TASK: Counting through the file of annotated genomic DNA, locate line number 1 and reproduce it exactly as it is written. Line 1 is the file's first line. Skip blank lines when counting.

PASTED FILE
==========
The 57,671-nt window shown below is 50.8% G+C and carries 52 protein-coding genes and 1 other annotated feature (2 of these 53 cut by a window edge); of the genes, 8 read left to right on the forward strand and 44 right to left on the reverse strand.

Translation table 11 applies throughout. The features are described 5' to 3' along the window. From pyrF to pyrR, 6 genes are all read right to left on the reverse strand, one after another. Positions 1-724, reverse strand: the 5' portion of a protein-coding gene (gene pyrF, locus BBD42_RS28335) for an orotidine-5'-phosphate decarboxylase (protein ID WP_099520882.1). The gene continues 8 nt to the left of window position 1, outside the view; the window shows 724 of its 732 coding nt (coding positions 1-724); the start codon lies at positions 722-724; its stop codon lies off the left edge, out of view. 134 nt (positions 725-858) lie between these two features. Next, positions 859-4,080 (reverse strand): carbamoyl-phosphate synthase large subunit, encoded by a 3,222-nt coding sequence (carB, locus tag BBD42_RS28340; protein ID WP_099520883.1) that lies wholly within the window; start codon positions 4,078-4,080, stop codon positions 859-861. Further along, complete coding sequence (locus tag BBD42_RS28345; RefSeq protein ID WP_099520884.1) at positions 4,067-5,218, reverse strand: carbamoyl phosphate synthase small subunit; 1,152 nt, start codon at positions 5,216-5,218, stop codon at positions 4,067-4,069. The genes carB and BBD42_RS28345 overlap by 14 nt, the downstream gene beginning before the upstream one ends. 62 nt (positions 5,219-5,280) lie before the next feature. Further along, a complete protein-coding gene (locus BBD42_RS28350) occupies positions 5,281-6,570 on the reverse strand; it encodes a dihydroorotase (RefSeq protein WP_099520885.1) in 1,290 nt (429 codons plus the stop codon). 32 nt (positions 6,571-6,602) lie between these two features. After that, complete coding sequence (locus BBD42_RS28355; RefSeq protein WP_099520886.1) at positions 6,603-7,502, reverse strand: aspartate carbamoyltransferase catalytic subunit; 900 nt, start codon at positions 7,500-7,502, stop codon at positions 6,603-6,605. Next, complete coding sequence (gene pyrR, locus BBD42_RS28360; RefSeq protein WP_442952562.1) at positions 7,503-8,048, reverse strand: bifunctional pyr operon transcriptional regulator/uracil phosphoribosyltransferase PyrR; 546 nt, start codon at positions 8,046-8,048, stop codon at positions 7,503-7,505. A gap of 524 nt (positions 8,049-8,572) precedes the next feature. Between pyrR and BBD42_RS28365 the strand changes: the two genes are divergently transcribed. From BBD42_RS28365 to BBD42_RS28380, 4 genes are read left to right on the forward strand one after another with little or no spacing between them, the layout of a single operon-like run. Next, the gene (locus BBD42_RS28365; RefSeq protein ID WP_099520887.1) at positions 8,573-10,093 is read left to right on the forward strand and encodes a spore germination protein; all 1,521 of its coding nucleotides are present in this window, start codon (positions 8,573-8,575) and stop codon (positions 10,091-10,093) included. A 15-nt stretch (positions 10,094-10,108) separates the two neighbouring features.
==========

The 57,671-nt window shown below is 50.8% G+C and carries 52 protein-coding genes and 1 other annotated feature (2 of these 53 cut by a window edge); of the genes, 8 read left to right on the forward strand and 44 right to left on the reverse strand.